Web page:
Optimizing is not recommended unless it can be performed regularly as it may lead to a significantly larger portion of the index consisting of deleted documents than would normally be the case.

To avoid the optimization process, you can develop your own type of index inherited from the one you used before.

In our case, it was the SwitchOnRebuildSolrCloudSearchIndex (we used index swapping due to the zero downtime).

Then, you need to override the Rebuild() method: call the base method by setting the false value for the optimizeOnComplete parameter. This means that Sitecore will not trigger the Optimize command to SOLR:

Rebuild Method

public class NotOptimizedSwitchOnRebuildSolrCloudSearchIndex :
        SwitchOnRebuildSolrCloudSearchIndex,
        ISolrCloudIndex,
        ISearchIndex,
        IDisposable
    {
        public NotOptimizedSwitchOnRebuildSolrCloudSearchIndex(
            string name,
            string mainalias,
            string rebuildalias,
            string activecollection,
            string rebuildcollection,
            ISolrOperationsFactory solrOperationsFactory,
            IIndexPropertyStore propertyStore) : base(
            name,
            mainalias,
            rebuildalias,
            activecollection,
            rebuildcollection,
            solrOperationsFactory,
            propertyStore)
        {
        }

        public NotOptimizedSwitchOnRebuildSolrCloudSearchIndex(
            string name,
            string mainalias,
            string rebuildalias,
            string activecollection,
            string rebuildcollection,
            IIndexPropertyStore propertyStore) : base(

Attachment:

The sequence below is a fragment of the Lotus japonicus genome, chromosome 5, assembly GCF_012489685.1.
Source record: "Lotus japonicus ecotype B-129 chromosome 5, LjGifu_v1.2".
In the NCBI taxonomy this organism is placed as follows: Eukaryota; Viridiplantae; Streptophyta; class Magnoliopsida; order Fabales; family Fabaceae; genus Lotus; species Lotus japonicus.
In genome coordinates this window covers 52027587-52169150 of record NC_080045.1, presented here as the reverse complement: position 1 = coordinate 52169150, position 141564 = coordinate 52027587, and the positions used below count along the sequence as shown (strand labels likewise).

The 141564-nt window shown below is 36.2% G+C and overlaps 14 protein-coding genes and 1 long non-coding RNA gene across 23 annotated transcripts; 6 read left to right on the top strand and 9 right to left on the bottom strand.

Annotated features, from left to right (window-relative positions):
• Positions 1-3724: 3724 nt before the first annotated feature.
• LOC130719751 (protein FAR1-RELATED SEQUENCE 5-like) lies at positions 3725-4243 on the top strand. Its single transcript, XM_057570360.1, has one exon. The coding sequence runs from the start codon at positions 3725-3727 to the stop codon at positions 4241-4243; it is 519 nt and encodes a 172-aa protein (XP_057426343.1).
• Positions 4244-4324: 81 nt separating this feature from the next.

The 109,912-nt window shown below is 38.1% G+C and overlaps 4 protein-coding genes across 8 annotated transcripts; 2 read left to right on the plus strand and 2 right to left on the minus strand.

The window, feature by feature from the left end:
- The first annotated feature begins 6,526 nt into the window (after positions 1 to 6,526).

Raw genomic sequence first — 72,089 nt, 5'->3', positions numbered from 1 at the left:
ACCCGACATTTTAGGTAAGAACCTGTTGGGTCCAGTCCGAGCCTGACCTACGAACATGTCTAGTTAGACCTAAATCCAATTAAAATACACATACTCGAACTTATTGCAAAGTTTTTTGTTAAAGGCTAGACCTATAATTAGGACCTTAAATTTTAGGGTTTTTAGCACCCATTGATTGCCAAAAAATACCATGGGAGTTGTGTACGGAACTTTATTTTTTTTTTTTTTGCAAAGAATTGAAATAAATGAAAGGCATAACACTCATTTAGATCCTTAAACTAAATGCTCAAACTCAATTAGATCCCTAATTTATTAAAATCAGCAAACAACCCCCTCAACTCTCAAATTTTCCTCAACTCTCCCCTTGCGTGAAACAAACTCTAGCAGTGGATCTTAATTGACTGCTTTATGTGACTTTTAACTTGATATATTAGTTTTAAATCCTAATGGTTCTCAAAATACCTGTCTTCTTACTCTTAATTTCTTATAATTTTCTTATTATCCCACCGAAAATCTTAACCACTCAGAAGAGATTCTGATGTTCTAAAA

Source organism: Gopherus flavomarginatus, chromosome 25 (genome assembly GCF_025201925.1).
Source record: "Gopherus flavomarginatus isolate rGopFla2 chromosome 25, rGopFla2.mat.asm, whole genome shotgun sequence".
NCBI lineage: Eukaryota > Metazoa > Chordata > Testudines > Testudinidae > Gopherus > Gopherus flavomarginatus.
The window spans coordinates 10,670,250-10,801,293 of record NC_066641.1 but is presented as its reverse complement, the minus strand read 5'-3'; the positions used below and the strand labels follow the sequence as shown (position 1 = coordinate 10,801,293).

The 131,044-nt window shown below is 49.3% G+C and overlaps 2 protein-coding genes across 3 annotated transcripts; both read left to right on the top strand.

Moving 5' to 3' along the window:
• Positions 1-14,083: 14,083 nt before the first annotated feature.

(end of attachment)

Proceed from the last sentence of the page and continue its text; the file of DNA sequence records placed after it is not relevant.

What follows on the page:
name,
            mainalias,
            rebuildalias,
            activecollection,
            rebuildcollection,
            propertyStore)
        {
        }

        public NotOptimizedSwitchOnRebuildSolrCloudSearchIndex(
            string name,
            string mainalias,
            string rebuildalias,
            string activecollection,
            string rebuildcollection,
            IIndexPropertyStore propertyStore,
            ISolrProviderContextFactory providerContextFactory,
            string @group) : base(
            name,
            mainalias,
            rebuildalias,
            activecollection,
            rebuildcollection,
            propertyStore,
            providerContextFactory,
            @group)
        {
        }

        public override void Rebuild()
        {
            Rebuild(true, false);
        }
    }

Then, insert the created type into the index config:

Not Optimized Switch On Rebuild Config

And that should do the trick! Happy coding, dear Sitecorian. See you next time.

P.S. Thanks to my colleague Vadim Birkos for brainstorming this issue.

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About the author

Vadzim Papko
Vadzim Papko

Vadzim Papko is a Sitecore MVP, Sitecore Architect and Chief .NET Technologist at SaM Solutions. Adhering to the principles of non-stop self-development, he devotes himself to Sitecore innovation and popularization. A certified Sitecore and Xamarin developer. Find him on twitter: @VadzimPapko